We try to stay humble at Localytics, but there’s no denying it: we have an incredible team here. (#Blessed.) Our new blog series, 5@5, uses 5 questions to get a behind-the-scenes look at who’s designing, building, and marketing our platform, and how they do it.
In this week’s edition of 5 @ 5, we sat down with Tim Van Lew, Product Enablement Manager on our Product team. You know that old saying happy wife, happy life? We think that same saying applies to customers. Since Tim is the man behind the customers, we thought it would be cool to pick his brain to understand how he goes about making happy customers a reality.
The term ‘Customer Success’ is a bit vague and it’s hard to peg a universal definition because it encompasses so many functions: product training, business strategy planning, product upsell and relationship building. The idea of “Product Enablement” came about because it simplified our goal; to create Localytics power users through training and development that will in turn empower our customer base.
We focus our team on three main areas:
Basically, we function as a middleware connecting all the plumbing in Localytics to create a collaborative, educational, and (you guessed it) enabling organization. It’s a very behind-the-scenes role yet has stakeholders in virtually every functional area of Localytics, to provide a 360 degree customer perspective.
My role basically straddles Customer Success, Account Management, and Customer Experience Management. The real beauty of this position is its ability to tear down silos in the workplace: which is still a very real issue that’s often overlooked. As the leader in our space, I help facilitate the synthesis of creative juices, ensuring the customer receives not only a great product, but the insight and education they deserve from all angles of the company.
I have no quota, I have no upsell metrics, I am responsible for no specific monetary flow into the company. My role is to enable others at our company to do just that. Without that quota attached I am able to cut through to the root cause of problems we may be encountering as a company rather than sticking a band aid on the wound temporarily. It really gives me the freedom to make organizational changes without falling victim to tunnel vision.
All of these publications keep posting about “How to manage millennials” and for the most part it’s complete bull. What motivates me? Interesting work, respectful management and co-workers, and the opportunity to grow.
There was a great article in the NY Times about this several months back (this one) exploring this topic and how the formula hasn’t changed as drastically as these media outlets are portraying...gotta love sensationalization. I am a very autonomous person so I enjoy being given a task with instructions saying,“Do this,” rather than a detailed list of instructions with narrow guard rails.
To stay motivated you really have to love what you’re doing, and you have to be doing it for yourself. The young and naive may be prone thinking that compensation is the key to staying motivated, but you quickly learn that this has rather quick diminishing returns.. A couple years ago I read a book on motivation and it had a quick tip to help find what day to day tasks are most enjoyable and productive that I found useful:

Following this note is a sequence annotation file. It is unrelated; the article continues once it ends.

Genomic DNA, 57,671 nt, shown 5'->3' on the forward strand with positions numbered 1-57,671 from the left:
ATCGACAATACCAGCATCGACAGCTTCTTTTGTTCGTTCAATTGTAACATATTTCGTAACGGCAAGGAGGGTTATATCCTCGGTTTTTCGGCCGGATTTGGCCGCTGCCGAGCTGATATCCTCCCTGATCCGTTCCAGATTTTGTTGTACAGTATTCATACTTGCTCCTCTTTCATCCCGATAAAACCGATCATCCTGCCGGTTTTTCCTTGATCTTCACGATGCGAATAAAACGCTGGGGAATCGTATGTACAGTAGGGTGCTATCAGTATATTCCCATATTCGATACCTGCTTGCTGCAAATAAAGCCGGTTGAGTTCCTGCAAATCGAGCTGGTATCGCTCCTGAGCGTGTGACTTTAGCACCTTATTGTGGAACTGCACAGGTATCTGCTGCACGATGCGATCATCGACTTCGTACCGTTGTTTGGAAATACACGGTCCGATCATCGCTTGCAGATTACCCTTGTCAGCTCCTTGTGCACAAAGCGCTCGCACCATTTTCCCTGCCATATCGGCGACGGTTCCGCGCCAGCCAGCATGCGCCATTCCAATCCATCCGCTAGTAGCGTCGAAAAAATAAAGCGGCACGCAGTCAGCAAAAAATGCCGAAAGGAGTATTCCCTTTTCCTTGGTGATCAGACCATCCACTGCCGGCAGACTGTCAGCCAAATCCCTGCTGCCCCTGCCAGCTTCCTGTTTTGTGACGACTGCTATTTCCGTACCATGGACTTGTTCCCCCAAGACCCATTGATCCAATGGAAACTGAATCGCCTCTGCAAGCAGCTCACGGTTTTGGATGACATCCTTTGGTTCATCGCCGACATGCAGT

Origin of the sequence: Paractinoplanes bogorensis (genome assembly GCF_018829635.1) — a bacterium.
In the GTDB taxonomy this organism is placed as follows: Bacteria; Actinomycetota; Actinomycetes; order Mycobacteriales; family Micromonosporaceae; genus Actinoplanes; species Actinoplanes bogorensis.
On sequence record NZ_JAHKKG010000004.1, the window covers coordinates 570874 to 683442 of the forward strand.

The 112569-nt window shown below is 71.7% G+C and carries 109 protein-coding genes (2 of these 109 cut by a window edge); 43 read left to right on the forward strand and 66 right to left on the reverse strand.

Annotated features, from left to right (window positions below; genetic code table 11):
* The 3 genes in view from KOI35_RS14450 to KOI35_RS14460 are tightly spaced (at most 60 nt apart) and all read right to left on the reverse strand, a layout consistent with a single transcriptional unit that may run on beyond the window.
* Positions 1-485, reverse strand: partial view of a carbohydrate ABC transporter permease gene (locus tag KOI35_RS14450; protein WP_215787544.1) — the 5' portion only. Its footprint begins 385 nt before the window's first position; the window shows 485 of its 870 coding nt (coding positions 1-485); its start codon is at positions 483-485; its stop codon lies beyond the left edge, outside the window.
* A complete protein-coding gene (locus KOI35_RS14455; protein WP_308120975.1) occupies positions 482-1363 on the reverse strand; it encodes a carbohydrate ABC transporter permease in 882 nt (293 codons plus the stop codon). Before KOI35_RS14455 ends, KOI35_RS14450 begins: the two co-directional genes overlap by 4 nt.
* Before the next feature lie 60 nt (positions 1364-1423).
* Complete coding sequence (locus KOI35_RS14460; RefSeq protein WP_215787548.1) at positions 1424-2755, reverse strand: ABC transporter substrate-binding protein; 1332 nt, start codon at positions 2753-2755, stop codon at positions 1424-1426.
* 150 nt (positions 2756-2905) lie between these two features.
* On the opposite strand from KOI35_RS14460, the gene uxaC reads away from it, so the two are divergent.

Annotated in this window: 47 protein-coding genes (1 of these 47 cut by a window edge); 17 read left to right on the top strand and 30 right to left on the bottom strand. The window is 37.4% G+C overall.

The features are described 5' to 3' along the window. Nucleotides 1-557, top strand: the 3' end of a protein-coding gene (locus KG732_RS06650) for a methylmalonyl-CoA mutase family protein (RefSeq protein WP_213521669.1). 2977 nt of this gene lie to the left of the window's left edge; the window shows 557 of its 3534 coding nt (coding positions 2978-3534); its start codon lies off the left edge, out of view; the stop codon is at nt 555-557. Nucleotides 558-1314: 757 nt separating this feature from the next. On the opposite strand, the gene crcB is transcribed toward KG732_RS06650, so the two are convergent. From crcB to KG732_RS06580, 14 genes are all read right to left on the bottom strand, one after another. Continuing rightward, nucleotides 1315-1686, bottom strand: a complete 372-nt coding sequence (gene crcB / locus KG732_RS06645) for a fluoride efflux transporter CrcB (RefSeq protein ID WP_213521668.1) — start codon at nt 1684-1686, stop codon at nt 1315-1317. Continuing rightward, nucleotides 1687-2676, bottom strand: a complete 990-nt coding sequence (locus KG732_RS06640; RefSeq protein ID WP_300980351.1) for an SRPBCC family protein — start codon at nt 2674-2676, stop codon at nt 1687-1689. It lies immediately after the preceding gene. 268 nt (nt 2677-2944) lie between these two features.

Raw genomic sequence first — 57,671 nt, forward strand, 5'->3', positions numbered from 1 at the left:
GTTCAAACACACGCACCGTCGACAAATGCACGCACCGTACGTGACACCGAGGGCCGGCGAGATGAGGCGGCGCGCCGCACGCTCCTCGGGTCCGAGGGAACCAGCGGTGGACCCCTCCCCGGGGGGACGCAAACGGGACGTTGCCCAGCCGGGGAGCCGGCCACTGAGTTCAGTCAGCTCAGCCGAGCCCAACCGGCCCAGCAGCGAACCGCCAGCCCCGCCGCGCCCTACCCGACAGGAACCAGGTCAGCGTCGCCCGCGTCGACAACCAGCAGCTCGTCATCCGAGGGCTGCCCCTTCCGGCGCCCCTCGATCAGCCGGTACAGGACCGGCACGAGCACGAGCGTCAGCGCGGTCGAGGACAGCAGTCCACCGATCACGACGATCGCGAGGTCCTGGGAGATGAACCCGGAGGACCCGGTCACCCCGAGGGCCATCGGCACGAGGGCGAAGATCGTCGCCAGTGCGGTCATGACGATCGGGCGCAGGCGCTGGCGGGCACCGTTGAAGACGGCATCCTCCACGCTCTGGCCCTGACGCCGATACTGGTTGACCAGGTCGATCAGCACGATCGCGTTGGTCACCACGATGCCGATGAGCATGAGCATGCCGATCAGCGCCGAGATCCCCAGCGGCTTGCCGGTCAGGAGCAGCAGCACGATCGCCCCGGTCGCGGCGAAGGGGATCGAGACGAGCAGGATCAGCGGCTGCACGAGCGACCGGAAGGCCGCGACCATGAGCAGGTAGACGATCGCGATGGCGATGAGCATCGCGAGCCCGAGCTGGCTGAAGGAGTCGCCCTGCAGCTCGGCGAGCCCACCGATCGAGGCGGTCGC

Whenever you feel yourself “in the zone” at work, write it down. Record the type of work you’re doing, the date and time, and what it is you’re feeling. Not only will this help identify what you enjoy doing, but it will uncover your best working methods. Keep tracking this for a couple months and your results will speak for themselves.
Companies think they can assign specific ownership for empowering customers when in reality, everyone needs to do their part. Employee product training is just one piece of the puzzle and isn’t very scalable. Instead, think about how humans fundamentally learn:
In school you have a textbook, supplemental material, and a professor. The textbook is a dense, descriptive resource on the subject. The supplemental material speaks to broader/related topics and possibly brings in more opinionated views. The professor provides the white glove delivery, clearing up areas of confusion and offering real-life anecdotes. All three of these need to be present to achieve a well-rounded educational experience. You should shape your customer empowerment strategy around this same framework:
Because one of my favorite hobbies is tossing some iron around after work, I’m a big fan of Bodybuilding.com’s BodySpace app. I’m not one to post the infamous shirtless selfie, but I enjoy the ability to look through a massive list of workouts as well as their exercise repository when I want to hit a different angle or try a new movement. I almost always get my supps from BodyBuilding.com so this is a nice addition to that. They really have a solid community that cares about health and wellness, so it resonates very well with me. I love that this generation is starting a fitness revolution. As per my earlier comment, I would much rather be remembered as “Generation Fitness” rather than “Millennials.”
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